November 2018: Leadership

School Improvement: The Case for Professionalism


I remember the first faculty meeting I ran a bit sheepishly. Shortly after assuming my role as general studies principal in a yeshiva high school, I held a faculty meeting to lay out my vision for our department. I told the assembled group that I was hired to help create a great program. An astute teacher at the meeting asked me what would be great about our program. He was right to ask; what did I think makes a program great? At the time I was stumped, but with time to reflect and speak to others I realized that a great program is one that is always improving. The way to greatness is for a program to be on the path to improvement, learning from experience and getting better each year.
In my case, I decided to embark on the kinds of projects that lead to school improvement, including curriculum mapping, clarifying or changing policies and procedures, fostering greater internal communication, and encouraging collegiality and professional learning. Some of these ideas were immediately popular; who doesn’t like the sound of better communication or more collegiality? Others were less popular; curriculum mapping, for example, is an extra out-of-class burden for teachers. And even collegiality and professional learning can be a burden since they don’t always happen neatly and during the school day.
This is the challenge of school improvement. It’s been said – and it sounds right to me – that a school is only as good as its teachers. And it’s obvious that school improvement efforts depend on the willingness of the teachers – the front line – to embrace them. Perhaps it could therefore be argued that in order to have real school improvement it is most important for teachers to view themselves as professional educators – teachers who do their jobs with professionalism. A good teacher, like any other professional, is engaged in the continuous process of improving and learning. A professional who is always improving and learning will be open to the opportunity to try new things, learn from mistakes, and take on new roles.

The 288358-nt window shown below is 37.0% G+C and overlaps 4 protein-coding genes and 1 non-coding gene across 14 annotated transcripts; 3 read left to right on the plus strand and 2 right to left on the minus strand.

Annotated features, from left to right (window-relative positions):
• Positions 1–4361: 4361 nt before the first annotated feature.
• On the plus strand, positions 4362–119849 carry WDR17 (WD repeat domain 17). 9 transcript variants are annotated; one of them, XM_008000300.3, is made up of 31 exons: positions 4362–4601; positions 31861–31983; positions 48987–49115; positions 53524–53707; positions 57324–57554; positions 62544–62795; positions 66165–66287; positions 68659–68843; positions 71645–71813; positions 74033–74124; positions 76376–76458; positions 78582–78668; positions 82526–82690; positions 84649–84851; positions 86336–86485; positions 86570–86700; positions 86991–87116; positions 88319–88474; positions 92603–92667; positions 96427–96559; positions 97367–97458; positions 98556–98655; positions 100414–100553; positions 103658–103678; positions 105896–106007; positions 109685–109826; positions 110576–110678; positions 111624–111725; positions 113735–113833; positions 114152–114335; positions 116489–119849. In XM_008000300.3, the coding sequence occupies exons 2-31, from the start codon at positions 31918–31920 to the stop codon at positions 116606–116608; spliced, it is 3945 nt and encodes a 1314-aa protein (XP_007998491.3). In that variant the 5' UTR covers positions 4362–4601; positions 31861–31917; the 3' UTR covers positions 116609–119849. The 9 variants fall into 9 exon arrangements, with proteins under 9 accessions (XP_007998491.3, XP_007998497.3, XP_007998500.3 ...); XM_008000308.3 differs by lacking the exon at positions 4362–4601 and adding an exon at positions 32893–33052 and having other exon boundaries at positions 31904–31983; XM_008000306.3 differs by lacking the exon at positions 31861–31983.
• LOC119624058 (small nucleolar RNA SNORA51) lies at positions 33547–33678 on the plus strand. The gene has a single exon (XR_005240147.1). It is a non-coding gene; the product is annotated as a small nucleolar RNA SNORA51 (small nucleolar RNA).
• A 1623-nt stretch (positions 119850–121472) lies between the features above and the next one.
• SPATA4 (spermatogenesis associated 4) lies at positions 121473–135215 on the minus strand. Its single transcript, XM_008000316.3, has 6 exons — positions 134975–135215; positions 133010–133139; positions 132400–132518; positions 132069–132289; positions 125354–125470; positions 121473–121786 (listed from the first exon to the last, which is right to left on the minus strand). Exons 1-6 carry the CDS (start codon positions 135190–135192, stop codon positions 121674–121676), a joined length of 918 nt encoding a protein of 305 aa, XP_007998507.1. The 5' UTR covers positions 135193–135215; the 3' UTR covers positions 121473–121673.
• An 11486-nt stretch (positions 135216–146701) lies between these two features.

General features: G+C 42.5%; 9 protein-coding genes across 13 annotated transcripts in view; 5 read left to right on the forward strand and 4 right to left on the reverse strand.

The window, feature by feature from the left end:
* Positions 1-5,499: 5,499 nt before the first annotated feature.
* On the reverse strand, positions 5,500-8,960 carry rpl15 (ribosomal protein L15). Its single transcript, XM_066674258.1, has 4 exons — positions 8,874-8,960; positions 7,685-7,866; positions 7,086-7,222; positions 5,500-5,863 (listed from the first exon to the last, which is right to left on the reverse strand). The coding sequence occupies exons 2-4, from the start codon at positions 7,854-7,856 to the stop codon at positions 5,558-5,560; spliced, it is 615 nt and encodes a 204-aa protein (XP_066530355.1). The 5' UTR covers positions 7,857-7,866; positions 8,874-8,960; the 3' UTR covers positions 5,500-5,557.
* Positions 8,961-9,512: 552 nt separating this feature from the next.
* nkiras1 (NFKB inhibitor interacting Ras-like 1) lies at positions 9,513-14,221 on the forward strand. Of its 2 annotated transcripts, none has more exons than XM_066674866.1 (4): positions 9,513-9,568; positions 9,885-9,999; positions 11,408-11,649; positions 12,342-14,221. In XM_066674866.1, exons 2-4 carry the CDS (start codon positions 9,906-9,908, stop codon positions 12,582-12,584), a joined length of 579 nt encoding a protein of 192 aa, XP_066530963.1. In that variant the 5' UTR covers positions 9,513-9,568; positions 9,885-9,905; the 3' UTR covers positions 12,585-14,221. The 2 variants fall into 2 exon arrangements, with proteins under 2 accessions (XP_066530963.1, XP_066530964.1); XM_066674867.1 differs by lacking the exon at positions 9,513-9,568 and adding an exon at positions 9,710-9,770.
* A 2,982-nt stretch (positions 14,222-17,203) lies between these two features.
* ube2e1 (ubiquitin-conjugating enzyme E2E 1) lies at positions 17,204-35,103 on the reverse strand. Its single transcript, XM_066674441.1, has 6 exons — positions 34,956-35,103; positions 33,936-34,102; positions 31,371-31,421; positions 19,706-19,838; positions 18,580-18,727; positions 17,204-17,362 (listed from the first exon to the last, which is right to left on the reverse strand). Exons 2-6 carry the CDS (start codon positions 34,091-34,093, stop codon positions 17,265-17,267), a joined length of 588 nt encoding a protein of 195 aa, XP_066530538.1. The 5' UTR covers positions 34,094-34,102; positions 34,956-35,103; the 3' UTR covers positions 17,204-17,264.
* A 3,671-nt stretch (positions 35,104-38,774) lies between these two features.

While some teachers will naturally embrace this culture, there will also be some who may stonewall a new project or create discontent among their colleagues when the principal introduces a new initiative. It happened to me pretty early on. A math teacher cornered me one day after I had spoken to my faculty about curriculum mapping and asked me – angrily – if I thought he knew more about teaching math than the smart men and women who wrote the textbook. His point was that there should be no expectation for classroom teachers to have a role in, or responsibility for, curriculum decisions and that it should be sufficient for us to trust that our math textbooks are based on reasonable curricular goals.
Why was he wrong? He was a capable high school math teacher and never sought to become a scholar nor pursued a doctorate in mathematics or curriculum development. Any research, thoughts, or suggestions he could muster wouldn’t make him more of an expert than the textbook authors. I think the reason he was wrong was that his perspective was non-professional. As a high school teacher for many years, he should have had the professional curiosity to learn more about the way a high school math program is mapped and scaffolded. He should have been interested in exploring why things are taught in a specific order or why some skills are taught and others are left out (and why we seem to think it’s wise to insert a year of geometry in between two years of algebra.)
A teacher with a more professional perspective would have relished the opportunity to be involved in this kind of process, deciding what he should be teaching and why. This kind of teacher may also enthusiastically consider a new discipline protocol that might help him manage his classroom, or proposed accommodations for a student with learning differences. A school with teachers who are always seeking to learn and improve is on the path towards improvement and can be described as great.